There is an epidemic of deaths from drug overdoses in nearly every county across the U.S. driven by an increase in addiction to both prescription painkillers like OxyCondin, Vicodin and Percocet as well as heroin. The number of these deaths reached 47,055 people in 2014, equivalent to 125 Americans everyday.
West Virginia, which has many blue-collar workers who tend to experience work-related chronic pain, has the highest overdose death rate in the nation. Drug deaths have also skyrocketed in New Hampshire and New Mexico, which has had high multi-generational death rates from heroin overdoses since the 1990s. The NY Times recently did a front-page article about the public face of heroin addiction. People inject themselves on city buses in Philadelphia, church bathrooms in Cambridge, Mass and the bathrooms of fast food restaurants, parks, hospitals and libraries across the nation. No longer hidden in back alleys, and not enough treatment facilities to address this national scourge.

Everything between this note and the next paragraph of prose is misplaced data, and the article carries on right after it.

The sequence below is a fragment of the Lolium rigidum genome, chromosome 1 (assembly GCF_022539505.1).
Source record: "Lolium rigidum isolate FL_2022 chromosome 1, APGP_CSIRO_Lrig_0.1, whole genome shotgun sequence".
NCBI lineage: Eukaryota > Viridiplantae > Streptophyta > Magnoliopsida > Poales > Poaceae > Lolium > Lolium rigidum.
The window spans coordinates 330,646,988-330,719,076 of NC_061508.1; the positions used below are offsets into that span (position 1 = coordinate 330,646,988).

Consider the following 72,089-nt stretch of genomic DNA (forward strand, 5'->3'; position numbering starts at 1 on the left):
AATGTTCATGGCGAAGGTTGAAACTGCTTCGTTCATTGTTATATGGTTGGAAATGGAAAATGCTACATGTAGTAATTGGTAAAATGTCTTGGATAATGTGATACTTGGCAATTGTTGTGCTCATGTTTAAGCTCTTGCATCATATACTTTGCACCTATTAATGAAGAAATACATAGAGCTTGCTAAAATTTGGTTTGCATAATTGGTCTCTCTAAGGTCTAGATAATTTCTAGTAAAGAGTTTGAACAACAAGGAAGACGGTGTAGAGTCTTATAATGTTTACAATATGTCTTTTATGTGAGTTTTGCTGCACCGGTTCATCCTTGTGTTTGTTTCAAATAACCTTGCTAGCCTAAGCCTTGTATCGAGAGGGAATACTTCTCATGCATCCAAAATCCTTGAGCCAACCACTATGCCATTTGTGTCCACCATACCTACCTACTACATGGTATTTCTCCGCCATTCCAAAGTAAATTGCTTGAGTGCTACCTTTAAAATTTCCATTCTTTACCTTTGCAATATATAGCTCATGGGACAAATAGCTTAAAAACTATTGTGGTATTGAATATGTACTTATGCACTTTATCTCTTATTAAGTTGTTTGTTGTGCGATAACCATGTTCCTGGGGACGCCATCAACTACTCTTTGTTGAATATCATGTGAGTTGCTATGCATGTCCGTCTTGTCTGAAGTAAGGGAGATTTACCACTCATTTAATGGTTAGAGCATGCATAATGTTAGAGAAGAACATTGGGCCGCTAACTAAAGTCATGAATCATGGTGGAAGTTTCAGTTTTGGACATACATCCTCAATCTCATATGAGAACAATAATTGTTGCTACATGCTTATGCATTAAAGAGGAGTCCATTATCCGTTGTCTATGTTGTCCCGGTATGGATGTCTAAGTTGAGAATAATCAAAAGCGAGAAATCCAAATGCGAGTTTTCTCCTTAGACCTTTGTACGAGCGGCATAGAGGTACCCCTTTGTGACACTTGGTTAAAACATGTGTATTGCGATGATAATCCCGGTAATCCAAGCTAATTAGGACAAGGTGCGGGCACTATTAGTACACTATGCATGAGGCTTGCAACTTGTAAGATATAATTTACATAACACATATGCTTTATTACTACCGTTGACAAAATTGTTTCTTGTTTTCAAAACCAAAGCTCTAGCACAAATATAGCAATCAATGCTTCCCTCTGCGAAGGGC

Today the CDC (Centers for Disease Control and Prevention) released new guidelines for the prescription of painkillers to stem the tide of opioid deaths. Dr. Thomas R. Frieden, director of the CDC, said, “We lose sight of the fact that prescription opioids are just as addictive as heroin.” The guidelines recommend that doctors first try ibuprofen and aspirin to treat pain and that opioid treatment for short-term pain be limited to only 3 days and no longer than 7 days except to relieve end-of-life discomfort. Dr. Frieden pointed out that one study found 1 out of every 32 patients who started on opioid therapy at high doses died of opioid related causes within 2 ½ years after their first prescription.
This is the first time the federal government has communicated to the medical community and the pharmaceutical industry that long-term use of opioids is inappropriate. Hopefully, the next step in the successful treatment of opioid and heroin addiction will be drug-free alternative approaches such as acupuncture.